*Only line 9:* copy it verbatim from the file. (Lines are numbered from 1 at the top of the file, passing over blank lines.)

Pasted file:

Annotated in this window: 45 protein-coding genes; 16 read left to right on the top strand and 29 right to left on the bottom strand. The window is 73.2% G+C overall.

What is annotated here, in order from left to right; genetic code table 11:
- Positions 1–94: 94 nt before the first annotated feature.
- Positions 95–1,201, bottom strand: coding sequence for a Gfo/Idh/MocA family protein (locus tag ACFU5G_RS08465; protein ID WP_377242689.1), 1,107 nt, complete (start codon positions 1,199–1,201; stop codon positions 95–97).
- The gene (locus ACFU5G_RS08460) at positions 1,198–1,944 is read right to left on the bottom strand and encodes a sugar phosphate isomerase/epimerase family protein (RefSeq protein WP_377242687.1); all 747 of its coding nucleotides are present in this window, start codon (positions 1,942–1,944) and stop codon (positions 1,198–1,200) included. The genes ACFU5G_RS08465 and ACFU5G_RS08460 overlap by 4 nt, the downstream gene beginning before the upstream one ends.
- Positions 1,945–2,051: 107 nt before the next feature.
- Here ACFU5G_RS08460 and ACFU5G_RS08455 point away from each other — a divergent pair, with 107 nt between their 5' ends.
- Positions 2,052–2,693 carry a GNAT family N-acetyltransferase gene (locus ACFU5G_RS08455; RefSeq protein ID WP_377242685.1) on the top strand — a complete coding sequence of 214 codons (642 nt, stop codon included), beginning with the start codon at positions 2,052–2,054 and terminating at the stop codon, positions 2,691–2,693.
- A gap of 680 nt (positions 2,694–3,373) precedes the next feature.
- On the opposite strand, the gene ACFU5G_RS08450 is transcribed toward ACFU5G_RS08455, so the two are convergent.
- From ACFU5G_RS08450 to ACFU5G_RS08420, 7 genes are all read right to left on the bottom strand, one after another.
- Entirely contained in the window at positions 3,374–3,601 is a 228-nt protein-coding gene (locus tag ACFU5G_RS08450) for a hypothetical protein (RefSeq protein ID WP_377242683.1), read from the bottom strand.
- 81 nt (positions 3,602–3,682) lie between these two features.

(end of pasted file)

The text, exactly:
- A gap of 680 nt (positions 2,694–3,373) precedes the next feature.